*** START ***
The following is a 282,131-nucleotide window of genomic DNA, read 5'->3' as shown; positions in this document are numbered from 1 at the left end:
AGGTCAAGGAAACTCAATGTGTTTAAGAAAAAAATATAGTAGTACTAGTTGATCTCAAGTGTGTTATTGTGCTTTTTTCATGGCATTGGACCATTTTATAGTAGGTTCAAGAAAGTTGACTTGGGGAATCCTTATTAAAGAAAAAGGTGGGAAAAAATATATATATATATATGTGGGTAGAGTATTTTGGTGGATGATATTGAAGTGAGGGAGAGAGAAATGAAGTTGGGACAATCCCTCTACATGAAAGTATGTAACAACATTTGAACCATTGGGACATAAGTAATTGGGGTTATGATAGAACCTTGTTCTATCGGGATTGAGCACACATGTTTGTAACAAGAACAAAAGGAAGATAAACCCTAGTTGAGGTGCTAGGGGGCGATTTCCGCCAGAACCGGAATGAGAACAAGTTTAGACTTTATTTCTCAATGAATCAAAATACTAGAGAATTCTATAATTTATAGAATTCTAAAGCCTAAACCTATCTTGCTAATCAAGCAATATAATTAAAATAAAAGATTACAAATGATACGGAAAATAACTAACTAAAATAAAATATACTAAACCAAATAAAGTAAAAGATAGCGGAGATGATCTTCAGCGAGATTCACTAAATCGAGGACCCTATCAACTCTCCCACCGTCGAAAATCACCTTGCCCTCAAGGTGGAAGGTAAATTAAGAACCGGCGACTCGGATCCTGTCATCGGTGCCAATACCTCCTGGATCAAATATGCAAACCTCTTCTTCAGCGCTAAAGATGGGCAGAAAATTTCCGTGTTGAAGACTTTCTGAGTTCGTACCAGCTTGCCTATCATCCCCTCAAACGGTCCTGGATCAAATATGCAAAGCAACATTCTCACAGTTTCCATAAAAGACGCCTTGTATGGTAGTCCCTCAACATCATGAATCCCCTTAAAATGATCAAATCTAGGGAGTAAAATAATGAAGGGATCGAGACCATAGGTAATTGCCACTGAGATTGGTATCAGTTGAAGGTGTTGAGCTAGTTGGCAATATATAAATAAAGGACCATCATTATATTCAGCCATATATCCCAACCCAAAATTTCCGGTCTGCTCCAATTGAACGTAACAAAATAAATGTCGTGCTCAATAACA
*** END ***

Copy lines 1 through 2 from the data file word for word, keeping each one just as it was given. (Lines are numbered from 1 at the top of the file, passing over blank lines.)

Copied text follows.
The following is a 282,131-nucleotide window of genomic DNA, read 5'->3' as shown; positions in this document are numbered from 1 at the left end:
AGGTCAAGGAAACTCAATGTGTTTAAGAAAAAAATATAGTAGTACTAGTTGATCTCAAGTGTGTTATTGTGCTTTTTTCATGGCATTGGACCATTTTATAGTAGGTTCAAGAAAGTTGACTTGGGGAATCCTTATTAAAGAAAAAGGTGGGAAAAAATATATATATATATATGTGGGTAGAGTATTTTGGTGGATGATATTGAAGTGAGGGAGAGAGAAATGAAGTTGGGACAATCCCTCTACATGAAAGTATGTAACAACATTTGAACCATTGGGACATAAGTAATTGGGGTTATGATAGAACCTTGTTCTATCGGGATTGAGCACACATGTTTGTAACAAGAACAAAAGGAAGATAAACCCTAGTTGAGGTGCTAGGGGGCGATTTCCGCCAGAACCGGAATGAGAACAAGTTTAGACTTTATTTCTCAATGAATCAAAATACTAGAGAATTCTATAATTTATAGAATTCTAAAGCCTAAACCTATCTTGCTAATCAAGCAATATAATTAAAATAAAAGATTACAAATGATACGGAAAATAACTAACTAAAATAAAATATACTAAACCAAATAAAGTAAAAGATAGCGGAGATGATCTTCAGCGAGATTCACTAAATCGAGGACCCTATCAACTCTCCCACCGTCGAAAATCACCTTGCCCTCAAGGTGGAAGGTAAATTAAGAACCGGCGACTCGGATCCTGTCATCGGTGCCAATACCTCCTGGATCAAATATGCAAACCTCTTCTTCAGCGCTAAAGATGGGCAGAAAATTTCCGTGTTGAAGACTTTCTGAGTTCGTACCAGCTTGCCTATCATCCCCTCAAACGGTCCTGGATCAAATATGCAAAGCAACATTCTCACAGTTTCCATAAAAGACGCCTTGTATGGTAGTCCCTCAACATCATGAATCCCCTTAAAATGATCAAATCTAGGGAGTAAAATAATGAAGGGATCGAGACCATAGGTAATTGCCACTGAGATTGGTATCAGTTGAAGGTGTTGAGCTAGTTGGCAATATATAAATAAAGGACCATCATTATATTCAGCCATATATCCCAACCCAAAATTTCCGGTCTGCTCCAATTGAACGTAACAAAATAAATGTCGTGCTCAATAACA